Derwent Bridge (Cockermouth)
|Location Map ( geo)|
When it was built in 1822, the structure had two arches, and was wide enough for an S2 carriageway with footpaths on either side. However, in the 1930s, to improve the river flow through the bridge, three relief arches were built on the northern side of the bridge.
Upon classification in 1922, Gote Bridge carried the A595 into Cockermouth town centre. By the mid-1920s, the A594 was extended to Maryport, thus multiplexed over the bridge with the A595. The A594 multiplex ended in the late 1960s when the eastern terminus was moved from Penrith to Papcastle to accommodate for the A66.
By the 1990s, it was deemed that Gote Bridge would soon be unfit for purpose for the traffic demands that the A595 placed upon it. Therefore, the A595 was rerouted down a newly constructed western bypass for the town and now crosses the river at Papcastle Bridge. The A5086 was extended from Cockermouth town centre, over Gote Bridge, and up to Papcastle.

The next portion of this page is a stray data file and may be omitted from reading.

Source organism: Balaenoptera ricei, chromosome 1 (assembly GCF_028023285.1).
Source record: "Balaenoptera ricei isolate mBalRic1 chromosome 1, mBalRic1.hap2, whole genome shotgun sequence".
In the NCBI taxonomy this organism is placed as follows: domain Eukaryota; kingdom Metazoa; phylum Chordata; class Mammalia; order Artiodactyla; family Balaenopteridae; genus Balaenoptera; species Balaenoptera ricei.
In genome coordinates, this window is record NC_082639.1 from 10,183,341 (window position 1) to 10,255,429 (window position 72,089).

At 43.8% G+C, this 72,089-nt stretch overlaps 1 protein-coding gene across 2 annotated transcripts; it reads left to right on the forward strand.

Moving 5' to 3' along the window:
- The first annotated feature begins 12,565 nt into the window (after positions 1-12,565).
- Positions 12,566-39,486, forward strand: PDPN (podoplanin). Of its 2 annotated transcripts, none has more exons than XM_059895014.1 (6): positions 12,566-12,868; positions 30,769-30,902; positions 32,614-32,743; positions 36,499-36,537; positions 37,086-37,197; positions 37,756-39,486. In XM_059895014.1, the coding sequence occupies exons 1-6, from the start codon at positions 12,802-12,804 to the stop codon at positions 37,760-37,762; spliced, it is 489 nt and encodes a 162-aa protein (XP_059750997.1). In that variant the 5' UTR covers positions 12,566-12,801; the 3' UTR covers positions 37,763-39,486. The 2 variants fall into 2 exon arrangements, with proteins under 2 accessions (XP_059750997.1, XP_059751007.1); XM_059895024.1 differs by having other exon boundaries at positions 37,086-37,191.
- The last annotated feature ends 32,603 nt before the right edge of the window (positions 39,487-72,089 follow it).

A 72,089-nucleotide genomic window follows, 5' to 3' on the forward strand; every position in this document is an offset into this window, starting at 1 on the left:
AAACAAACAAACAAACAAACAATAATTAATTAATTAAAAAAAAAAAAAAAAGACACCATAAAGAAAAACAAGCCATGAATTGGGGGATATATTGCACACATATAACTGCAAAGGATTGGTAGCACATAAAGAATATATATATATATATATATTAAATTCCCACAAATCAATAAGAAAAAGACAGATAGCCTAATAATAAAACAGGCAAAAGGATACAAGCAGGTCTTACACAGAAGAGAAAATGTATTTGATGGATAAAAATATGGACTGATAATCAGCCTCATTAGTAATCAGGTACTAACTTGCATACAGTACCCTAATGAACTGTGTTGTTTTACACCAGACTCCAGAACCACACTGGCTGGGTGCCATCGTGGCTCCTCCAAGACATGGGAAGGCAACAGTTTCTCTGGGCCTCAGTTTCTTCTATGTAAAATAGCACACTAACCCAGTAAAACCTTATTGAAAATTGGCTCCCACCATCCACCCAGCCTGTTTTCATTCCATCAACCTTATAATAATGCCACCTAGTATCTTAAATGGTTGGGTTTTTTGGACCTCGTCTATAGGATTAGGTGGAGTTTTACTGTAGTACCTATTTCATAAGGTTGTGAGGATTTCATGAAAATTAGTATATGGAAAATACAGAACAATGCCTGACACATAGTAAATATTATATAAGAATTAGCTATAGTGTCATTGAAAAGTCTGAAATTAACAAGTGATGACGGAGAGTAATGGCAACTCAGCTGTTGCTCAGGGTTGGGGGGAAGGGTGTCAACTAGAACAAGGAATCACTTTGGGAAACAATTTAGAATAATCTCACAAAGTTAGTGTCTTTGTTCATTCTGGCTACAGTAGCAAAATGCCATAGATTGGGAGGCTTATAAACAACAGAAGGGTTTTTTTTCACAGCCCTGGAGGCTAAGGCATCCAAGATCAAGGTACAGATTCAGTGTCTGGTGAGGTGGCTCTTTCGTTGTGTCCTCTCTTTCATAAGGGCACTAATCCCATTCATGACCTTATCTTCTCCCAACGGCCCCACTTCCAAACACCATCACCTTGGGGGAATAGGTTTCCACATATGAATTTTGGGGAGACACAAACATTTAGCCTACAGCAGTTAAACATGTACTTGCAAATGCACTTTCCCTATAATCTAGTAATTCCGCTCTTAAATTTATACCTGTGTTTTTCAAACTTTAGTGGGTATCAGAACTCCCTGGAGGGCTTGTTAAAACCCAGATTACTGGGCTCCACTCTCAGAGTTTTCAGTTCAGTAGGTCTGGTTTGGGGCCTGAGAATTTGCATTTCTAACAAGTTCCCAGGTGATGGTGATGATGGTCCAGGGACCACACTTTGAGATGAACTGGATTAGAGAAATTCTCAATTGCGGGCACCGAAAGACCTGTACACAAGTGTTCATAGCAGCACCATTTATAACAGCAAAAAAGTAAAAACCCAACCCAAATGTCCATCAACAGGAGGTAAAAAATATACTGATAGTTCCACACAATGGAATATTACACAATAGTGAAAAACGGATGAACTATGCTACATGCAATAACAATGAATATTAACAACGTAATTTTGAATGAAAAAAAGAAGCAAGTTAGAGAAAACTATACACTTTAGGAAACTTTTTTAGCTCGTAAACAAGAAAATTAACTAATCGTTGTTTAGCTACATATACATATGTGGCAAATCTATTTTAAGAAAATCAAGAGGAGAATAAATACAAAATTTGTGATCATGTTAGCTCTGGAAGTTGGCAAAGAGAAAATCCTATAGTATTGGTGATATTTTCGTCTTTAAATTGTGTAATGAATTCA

On 19th November 2009, floods caused structural damage to the bridge, causing it to be closed to all traffic for several months, with all traffic being diverted over Papcastle Bridge. The bridge reopened to pedestrians on 23rd December, but it wasn't until 24th March 2010 that it was reopened for vehicles.
Another flood on 5th December 2015 saw the bridge damaged and closed once again. Papcastle Bridge was once again used as a diversion, and the bridge reopened on 16th January 2016. Since then, many locals have called for the replacement of the bridge with one of a single span design in order to prevent future flooding, as the arches collected debris and disrupted the river's flow.